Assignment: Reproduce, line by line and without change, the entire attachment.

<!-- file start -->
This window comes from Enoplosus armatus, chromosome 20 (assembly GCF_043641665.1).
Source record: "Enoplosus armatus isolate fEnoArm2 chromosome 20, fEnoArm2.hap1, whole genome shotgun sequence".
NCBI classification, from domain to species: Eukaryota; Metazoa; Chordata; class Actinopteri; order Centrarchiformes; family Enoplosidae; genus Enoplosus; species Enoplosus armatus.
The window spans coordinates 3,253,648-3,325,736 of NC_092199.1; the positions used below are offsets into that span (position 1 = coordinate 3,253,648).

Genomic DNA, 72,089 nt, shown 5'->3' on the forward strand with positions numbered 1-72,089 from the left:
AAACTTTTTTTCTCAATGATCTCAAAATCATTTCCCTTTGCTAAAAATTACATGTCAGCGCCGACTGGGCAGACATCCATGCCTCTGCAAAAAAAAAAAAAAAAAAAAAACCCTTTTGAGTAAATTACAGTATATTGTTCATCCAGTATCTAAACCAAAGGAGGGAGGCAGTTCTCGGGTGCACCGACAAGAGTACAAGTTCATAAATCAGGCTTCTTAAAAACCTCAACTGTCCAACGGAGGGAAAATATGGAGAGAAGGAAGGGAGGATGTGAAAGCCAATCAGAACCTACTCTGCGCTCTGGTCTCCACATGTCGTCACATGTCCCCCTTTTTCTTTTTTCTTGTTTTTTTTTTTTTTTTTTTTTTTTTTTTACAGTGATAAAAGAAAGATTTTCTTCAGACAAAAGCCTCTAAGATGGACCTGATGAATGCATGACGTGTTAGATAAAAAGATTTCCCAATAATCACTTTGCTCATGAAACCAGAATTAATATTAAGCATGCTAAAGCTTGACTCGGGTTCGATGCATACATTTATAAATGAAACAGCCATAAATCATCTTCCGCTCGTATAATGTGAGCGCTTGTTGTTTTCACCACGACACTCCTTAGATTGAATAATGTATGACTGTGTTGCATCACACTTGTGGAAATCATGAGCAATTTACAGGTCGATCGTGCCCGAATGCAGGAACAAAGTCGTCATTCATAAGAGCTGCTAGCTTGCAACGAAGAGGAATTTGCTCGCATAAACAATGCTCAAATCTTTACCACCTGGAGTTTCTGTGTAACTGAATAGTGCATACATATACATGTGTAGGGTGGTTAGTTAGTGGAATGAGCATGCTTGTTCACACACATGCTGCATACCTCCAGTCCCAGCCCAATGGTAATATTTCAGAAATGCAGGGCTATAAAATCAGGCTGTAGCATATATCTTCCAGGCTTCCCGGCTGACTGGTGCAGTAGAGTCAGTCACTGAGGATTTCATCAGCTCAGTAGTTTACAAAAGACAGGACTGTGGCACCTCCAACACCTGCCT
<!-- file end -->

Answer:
This window comes from Enoplosus armatus, chromosome 20 (assembly GCF_043641665.1).
Source record: "Enoplosus armatus isolate fEnoArm2 chromosome 20, fEnoArm2.hap1, whole genome shotgun sequence".
NCBI classification, from domain to species: Eukaryota; Metazoa; Chordata; class Actinopteri; order Centrarchiformes; family Enoplosidae; genus Enoplosus; species Enoplosus armatus.
The window spans coordinates 3,253,648-3,325,736 of NC_092199.1; the positions used below are offsets into that span (position 1 = coordinate 3,253,648).

Genomic DNA, 72,089 nt, shown 5'->3' on the forward strand with positions numbered 1-72,089 from the left:
AAACTTTTTTTCTCAATGATCTCAAAATCATTTCCCTTTGCTAAAAATTACATGTCAGCGCCGACTGGGCAGACATCCATGCCTCTGCAAAAAAAAAAAAAAAAAAAAAACCCTTTTGAGTAAATTACAGTATATTGTTCATCCAGTATCTAAACCAAAGGAGGGAGGCAGTTCTCGGGTGCACCGACAAGAGTACAAGTTCATAAATCAGGCTTCTTAAAAACCTCAACTGTCCAACGGAGGGAAAATATGGAGAGAAGGAAGGGAGGATGTGAAAGCCAATCAGAACCTACTCTGCGCTCTGGTCTCCACATGTCGTCACATGTCCCCCTTTTTCTTTTTTCTTGTTTTTTTTTTTTTTTTTTTTTTTTTTTTACAGTGATAAAAGAAAGATTTTCTTCAGACAAAAGCCTCTAAGATGGACCTGATGAATGCATGACGTGTTAGATAAAAAGATTTCCCAATAATCACTTTGCTCATGAAACCAGAATTAATATTAAGCATGCTAAAGCTTGACTCGGGTTCGATGCATACATTTATAAATGAAACAGCCATAAATCATCTTCCGCTCGTATAATGTGAGCGCTTGTTGTTTTCACCACGACACTCCTTAGATTGAATAATGTATGACTGTGTTGCATCACACTTGTGGAAATCATGAGCAATTTACAGGTCGATCGTGCCCGAATGCAGGAACAAAGTCGTCATTCATAAGAGCTGCTAGCTTGCAACGAAGAGGAATTTGCTCGCATAAACAATGCTCAAATCTTTACCACCTGGAGTTTCTGTGTAACTGAATAGTGCATACATATACATGTGTAGGGTGGTTAGTTAGTGGAATGAGCATGCTTGTTCACACACATGCTGCATACCTCCAGTCCCAGCCCAATGGTAATATTTCAGAAATGCAGGGCTATAAAATCAGGCTGTAGCATATATCTTCCAGGCTTCCCGGCTGACTGGTGCAGTAGAGTCAGTCACTGAGGATTTCATCAGCTCAGTAGTTTACAAAAGACAGGACTGTGGCACCTCCAACACCTGCCT